A Place of Truth: Busking poet Abi Mott finds verity in verse - Baltimore Post-ExaminerBaltimore Post-Examiner

A Place of Truth: Busking poet Abi Mott finds verity in verse

Poet Abi Mott braves the cold for the sake of her art in A Place of Truth. (courtesy photo)

Take a walk around town and you’re bound to find a street performer offering a song for no more than the cost of a sandwich and a friendly smile. Not so common are poets bearing signs which simply state:

Name a price
Pick a subject
Get a Poem

Film maker Barrett Rudich saw such a sign one day and became intrigued by a young busking writer named Abi Mott. The end result of this encounter is a fascinating documentary called A Place of Truth.

Poet Abi Mott in New York.  (courtesy photo)

Poet Abi Mott in New York. (courtesy photo)

Both Rudich and Mott will be on hand tonight at the Creative Alliance for a screening of A Place of Truth. The screening starts promptly at 7:30 and will be followed by an open discussion.  Earlybirds may meet Abi in the lobby starting at 5:30.

A Place of Truth follows Abi Mott to New York and New Orleans, where she plies her busking skills while sharing personal stories with local street poets.

Wikipeadia describes busking as “the practice of performing in public places, for gratuities.” Here in Baltimore, busking without a permit is an arrestable offense.

“This film has been a process,” said Rudich. “It actually simmered for about a year while I worked on another project. That gave me time to think about the narrative and expand the backstory.”

Rudich said part of that backstory is Abi’s meeting street poet Lynn Gentry at Haight and Ashbury in San Francisco. Gentry became a mentor to Mott; even supplying her with her first typewriter (in the film, Abi uses an Underwood portable). And Gentry helped the young poet establish herself in the offbeat world of busking.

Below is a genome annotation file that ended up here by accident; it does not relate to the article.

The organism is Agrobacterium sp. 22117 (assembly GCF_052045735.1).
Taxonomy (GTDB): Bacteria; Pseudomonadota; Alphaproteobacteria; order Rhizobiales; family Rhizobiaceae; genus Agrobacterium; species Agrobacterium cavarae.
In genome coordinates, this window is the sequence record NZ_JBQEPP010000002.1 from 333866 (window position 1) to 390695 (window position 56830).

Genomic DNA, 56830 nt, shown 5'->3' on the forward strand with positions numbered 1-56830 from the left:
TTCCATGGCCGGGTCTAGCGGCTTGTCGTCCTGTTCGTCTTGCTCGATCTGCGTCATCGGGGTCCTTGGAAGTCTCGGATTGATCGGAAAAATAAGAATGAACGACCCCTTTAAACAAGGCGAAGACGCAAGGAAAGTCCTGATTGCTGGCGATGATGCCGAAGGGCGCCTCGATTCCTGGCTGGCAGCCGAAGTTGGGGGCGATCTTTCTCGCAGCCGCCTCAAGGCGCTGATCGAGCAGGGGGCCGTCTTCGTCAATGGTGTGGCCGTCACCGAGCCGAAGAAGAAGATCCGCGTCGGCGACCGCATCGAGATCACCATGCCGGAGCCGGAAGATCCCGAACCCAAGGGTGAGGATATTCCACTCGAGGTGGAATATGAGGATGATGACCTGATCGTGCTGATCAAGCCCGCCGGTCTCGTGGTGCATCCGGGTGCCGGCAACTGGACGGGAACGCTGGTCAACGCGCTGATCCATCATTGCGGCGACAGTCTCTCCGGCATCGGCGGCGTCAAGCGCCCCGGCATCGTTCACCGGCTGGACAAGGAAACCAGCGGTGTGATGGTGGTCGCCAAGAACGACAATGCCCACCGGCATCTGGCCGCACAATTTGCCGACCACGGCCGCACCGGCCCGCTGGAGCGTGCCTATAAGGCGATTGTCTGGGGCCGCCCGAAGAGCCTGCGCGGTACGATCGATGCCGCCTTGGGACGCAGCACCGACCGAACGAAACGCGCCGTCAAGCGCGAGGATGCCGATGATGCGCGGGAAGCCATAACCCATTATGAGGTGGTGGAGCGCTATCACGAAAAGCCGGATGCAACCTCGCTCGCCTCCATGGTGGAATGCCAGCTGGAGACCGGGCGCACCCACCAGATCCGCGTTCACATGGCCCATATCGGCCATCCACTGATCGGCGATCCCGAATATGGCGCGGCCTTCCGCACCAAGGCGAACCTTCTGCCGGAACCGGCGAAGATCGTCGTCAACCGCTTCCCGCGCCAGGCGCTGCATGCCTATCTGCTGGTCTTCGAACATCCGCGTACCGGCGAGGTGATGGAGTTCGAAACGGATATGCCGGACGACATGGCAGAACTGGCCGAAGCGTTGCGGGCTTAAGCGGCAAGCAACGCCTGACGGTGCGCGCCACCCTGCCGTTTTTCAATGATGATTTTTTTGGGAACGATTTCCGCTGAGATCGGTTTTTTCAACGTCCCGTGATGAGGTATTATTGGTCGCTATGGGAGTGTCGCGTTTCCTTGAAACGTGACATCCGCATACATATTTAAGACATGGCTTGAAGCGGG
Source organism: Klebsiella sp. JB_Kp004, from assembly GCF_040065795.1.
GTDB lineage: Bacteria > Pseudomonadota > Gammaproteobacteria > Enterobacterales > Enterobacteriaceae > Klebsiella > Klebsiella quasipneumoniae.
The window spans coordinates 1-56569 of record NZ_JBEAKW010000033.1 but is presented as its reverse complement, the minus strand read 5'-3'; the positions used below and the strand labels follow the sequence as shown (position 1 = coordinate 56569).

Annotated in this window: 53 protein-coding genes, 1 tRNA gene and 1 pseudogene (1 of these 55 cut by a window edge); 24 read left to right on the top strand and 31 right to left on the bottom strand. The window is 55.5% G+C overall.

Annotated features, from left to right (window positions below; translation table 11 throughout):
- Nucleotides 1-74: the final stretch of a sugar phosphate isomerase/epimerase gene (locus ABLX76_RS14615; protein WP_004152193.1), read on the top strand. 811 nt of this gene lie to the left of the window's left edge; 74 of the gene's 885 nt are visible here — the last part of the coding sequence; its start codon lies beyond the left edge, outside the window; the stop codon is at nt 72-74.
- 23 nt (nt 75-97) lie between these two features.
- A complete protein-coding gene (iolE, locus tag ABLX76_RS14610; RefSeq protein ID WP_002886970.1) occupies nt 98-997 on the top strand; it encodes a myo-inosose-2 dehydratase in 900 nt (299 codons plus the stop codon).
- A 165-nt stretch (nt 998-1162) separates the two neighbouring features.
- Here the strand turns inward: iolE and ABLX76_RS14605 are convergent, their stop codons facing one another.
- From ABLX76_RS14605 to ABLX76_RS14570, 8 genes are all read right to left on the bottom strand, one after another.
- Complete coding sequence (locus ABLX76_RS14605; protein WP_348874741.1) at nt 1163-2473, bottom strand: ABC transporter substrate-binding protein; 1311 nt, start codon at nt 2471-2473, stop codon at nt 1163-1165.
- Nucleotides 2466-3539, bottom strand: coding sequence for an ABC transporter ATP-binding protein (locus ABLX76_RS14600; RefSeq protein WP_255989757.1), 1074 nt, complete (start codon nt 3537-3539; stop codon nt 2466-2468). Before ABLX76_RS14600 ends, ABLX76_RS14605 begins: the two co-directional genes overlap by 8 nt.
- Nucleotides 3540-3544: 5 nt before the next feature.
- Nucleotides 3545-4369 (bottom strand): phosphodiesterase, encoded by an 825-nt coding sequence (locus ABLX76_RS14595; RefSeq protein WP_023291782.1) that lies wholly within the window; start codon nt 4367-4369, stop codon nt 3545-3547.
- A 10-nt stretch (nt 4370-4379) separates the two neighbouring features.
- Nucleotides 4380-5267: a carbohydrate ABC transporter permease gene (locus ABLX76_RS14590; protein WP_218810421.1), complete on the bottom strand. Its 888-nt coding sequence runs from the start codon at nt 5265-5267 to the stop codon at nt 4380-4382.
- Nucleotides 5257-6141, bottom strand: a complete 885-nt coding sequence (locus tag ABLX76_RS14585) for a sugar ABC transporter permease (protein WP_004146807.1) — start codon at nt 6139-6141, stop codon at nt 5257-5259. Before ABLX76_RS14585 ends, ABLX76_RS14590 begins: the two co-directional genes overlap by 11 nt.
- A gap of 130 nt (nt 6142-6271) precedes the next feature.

“What I’ve been most impressed with in showing the film to very different sets of audiences is that the appeal (while clearly strong with other Millennials) actually reaches across many age categories – often for different but sometimes the same reasons. ”

Mott said the film has been well received wherever it has been shown, noting that in addition to winning the Audience Award for Best Feature at the 2013 Northwest Filmmakers’ Festival, A Place of Truth just won Best Documentary at the recent Emerge Film Festival in Lewiston / Auburn Maine. The film has even played well in her hometown of Lancaster, Pennsylvania.

Mostly well, that is.

“There were a few ladies in the audience who didn’t get it,” Abi laughingly acknowledged, “but just about everyone else loved it, including my family and my friends.”

Lest anyone think hometown approval in such a situation is a given, try telling your family and friends you’ve decided to become a poet.

Taking a moment to text.  (courtesy photo)

Taking a moment to text. (courtesy photo)

As an itinerant poet, Mott spends much of her time on the road; either alone or with her musician boyfriend.

“His car is packed with all kinds of instruments. He plays a style he likes to call ‘post-folk’.”

Thus far, Abi’s journeys have taken her to nine states and major cities such as New York, San Francisco, Portland, Oakland and New Orleans. Abi says she doesn’t keep track of her travels with pins in a map but admits that may be coming soon.

Mott’s travels have carried her across America and, in the process, opened a world most Millenials have yet to see. Chatting briefly with her, it is clear that she has been moved by this experience.

One of Abi’s poems from A Place of Truth seems to reflect this sentiment perfectly:

I dreamt I lay in a field of sunflowers

I drink it up
A tossed butt could light a fire
In this tumbleweed desert
Like the tortures of feeling your skin
Paper-coarse, sanding mine in the winter
I dreamt I lay in a field of sunflowers
No roads, the bees sucking pollen for dinner
And in the morning the yellow sea cascading in me

* * * * *

A Place Of Truth, a new documentary by Barrett Rudich, will be screened this evening, June 26 at 7:30pm at the Creative Alliance. Cost for this screening is $12 ($9 for members). Prior to the screening, Abi Mott will be on hand to create personalized poetry. Patrons may find Abi in the lobby beginning at 5:30pm. The Creative Alliance is located at 3134 Eastern Ave. in Baltimore, Maryland. More information about the screening may found by visiting the Creative Alliance online.


About the author

Anthony C. Hayes

Anthony C. Hayes is an actor, author, raconteur, rapscallion and bon vivant. A former reporter at The Washington Herald and an occasional contributor to the Voice of Baltimore, Tony's poetry, humor and prose have also been featured in Smile, Hon, You’re in Baltimore!; Magic Octopus Magazine; Destination Maryland; Alvarez Fiction and Tales of Blood and Roses. Contact the author.
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